Monday, June 27, 2016


So, I found a few interesting things about cyanosis.

Cyanosis is bluish discolouration of skin and mucous membranes.

It occurs when amount of reduced Hemoglobin is more than 4g/dl. (Harrison's, 19E)
Even small amounts of methemoglobin (1.5g/dl) and sulphmethemoglobin (0.5g/dl) can evoke cyanosis!
(Just remember, bigger the name lesser the amount required :P)

Central and Peripheral cyanosis

What happens in both of them?
Central cyanosis has either i) low arterial oxygen saturation or ii) abnormal Hemoglobin derivatives so skin as well as mucous membranes are involved!

Peripheral cyanosis is due to either i)increased oxygen extraction or ii)reduced amount of blood reaching periphery (simply, vasoconstriction [so you may find cold skin] or reduced cardiac output =D) so only skin is involved.

Where to check for cyanosis?
Lips, nail beds, ears and malar eminences.

Fun facts:

1. Cyanosis in heart failure can be mixed i.e. Central plus peripheral

2. "Differential cyanosis" is when lower limbs are cyanosed and NOT the upper limbs! It happened when there's a Patent Ductus Arteriosus (PDA) with Reversal of shunt!

3. So can cyanosis of only upper limbs happen? Yeah, if there's a PDA with Reversal of shunt with Transposition of great vessels!

Most interesting one:
4. In PDA with reversal of shunt with Pre-ductal coarctation of aorta all limbs except for Right Upper Limb can be cyanosed! If you're wondering why, then the answer is that if the coarctation is before the origin of left Subclavian Artery you may find its blood supply being hampered and so the cyanosis of left upper limb. Both the lower limbs get its blood supply from arteries after the level of coarctation, so it's invariably going to be cyanosed!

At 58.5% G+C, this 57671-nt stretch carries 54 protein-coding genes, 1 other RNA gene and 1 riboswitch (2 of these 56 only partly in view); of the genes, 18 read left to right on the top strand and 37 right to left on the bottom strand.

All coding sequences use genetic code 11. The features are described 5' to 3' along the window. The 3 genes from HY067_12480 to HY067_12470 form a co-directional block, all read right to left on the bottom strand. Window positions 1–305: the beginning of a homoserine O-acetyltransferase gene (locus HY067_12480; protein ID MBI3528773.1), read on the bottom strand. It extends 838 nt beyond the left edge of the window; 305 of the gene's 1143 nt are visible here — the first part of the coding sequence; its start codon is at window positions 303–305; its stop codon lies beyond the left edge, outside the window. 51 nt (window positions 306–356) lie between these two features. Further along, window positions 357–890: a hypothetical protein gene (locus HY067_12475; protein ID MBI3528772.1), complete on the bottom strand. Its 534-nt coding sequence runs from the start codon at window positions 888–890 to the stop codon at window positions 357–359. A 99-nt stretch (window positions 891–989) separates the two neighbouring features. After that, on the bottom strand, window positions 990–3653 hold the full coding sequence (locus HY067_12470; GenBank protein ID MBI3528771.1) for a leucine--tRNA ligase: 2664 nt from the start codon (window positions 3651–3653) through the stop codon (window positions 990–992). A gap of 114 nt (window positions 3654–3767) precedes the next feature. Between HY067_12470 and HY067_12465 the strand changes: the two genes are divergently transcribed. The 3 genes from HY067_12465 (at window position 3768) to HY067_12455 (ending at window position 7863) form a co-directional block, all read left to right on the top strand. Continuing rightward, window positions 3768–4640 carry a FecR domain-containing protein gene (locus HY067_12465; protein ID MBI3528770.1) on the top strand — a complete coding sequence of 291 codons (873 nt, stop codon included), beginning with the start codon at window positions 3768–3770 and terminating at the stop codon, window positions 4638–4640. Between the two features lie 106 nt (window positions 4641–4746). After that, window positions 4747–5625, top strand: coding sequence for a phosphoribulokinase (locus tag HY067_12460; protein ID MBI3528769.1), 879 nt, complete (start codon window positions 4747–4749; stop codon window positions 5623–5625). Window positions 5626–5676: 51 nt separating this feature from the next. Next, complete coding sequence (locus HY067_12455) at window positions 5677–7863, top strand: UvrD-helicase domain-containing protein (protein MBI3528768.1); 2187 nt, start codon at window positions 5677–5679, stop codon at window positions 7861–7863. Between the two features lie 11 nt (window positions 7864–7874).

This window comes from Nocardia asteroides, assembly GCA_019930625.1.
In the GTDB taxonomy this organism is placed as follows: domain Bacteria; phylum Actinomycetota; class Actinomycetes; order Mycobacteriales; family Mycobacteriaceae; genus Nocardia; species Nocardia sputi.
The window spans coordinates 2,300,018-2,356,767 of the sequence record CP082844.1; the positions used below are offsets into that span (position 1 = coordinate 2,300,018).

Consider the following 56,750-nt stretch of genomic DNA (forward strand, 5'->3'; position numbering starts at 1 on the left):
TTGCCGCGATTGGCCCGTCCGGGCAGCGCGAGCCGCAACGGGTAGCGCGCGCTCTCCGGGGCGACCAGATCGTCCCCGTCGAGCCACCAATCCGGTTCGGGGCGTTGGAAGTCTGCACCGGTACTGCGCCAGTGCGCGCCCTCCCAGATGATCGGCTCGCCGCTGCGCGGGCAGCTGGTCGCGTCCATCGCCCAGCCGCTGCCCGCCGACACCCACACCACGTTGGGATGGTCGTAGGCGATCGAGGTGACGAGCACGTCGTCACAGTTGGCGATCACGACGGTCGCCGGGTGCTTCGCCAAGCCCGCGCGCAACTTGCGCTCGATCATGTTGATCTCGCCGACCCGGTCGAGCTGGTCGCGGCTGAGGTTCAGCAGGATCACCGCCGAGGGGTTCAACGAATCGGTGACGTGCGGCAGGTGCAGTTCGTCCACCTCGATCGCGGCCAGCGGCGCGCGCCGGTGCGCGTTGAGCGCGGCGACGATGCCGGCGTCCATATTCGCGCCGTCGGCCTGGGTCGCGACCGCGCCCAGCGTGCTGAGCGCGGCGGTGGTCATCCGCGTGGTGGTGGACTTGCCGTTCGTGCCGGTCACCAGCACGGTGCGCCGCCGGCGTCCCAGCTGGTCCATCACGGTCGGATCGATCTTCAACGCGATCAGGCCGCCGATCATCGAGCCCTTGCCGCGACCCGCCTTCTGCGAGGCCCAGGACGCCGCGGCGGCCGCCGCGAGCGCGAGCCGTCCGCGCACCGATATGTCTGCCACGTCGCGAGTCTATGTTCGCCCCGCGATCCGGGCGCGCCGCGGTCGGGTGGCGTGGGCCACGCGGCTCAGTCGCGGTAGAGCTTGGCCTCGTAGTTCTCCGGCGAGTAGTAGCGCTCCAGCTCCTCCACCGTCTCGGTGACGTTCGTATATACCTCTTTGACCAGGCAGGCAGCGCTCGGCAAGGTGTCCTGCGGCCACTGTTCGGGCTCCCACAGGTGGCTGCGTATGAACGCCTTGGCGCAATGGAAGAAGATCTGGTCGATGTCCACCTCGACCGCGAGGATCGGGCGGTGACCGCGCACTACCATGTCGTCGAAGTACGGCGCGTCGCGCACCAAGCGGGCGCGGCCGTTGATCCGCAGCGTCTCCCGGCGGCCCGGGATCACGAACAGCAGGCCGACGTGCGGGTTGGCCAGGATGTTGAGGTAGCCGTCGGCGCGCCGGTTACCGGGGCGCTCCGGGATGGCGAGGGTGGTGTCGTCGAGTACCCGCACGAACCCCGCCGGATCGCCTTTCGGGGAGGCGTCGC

Quite a lot, right?
That's all!


Saturday, June 25, 2016

Evolution, transposons, retrotransposons.

We all like to think mutation as a random occurrence, an occurrence only due to chance which is mostly harmful and may be evolutionary significant once in a blue moon.
There are actually, contrary evidences to all that. Evidences which will force us to rethink all our notions and accept Jean Baptiste Lamarck as our hero(yeah the Giraffe-neck guy).

How,do you ask? Well, we'll have to begin by learning what 'junk' DNA is. Junk DNA (better call it noncoding DNA) is a vast amount of nucleic acid lying unused in the nucleus. Actually, only 3% of the 'normal' DNA codes at a given time. Rest of it lies unused.

With me still here? Great. Now, we come to 'jumping genes' or 'transposons'. What initially was considered as a rigid blueprint, the DNA is so not like it. In fact, its a dynamic entity. Genes moving here and there, cutting,copying, and  pasting themselves within the strands.
These frisky genes are the transposons. In experiments conducted by Barbara MC Clintock, it was discovered that when corn plants were subjected to environmental stresses, the genes arranged themselves so as to confer them with a survival benefit. Yes, a sort of intentional mutation was done by the plant itself!
Later, in experiments conducted by Harvard researcher John Cairns on certain lactophobic strains of E coli, where the bacteria were deprived of all the nutrition except for lactose, it was observed that those bugs lost their milk fear rather readily, quicker than mere chance would have allowed to mess with their genetics.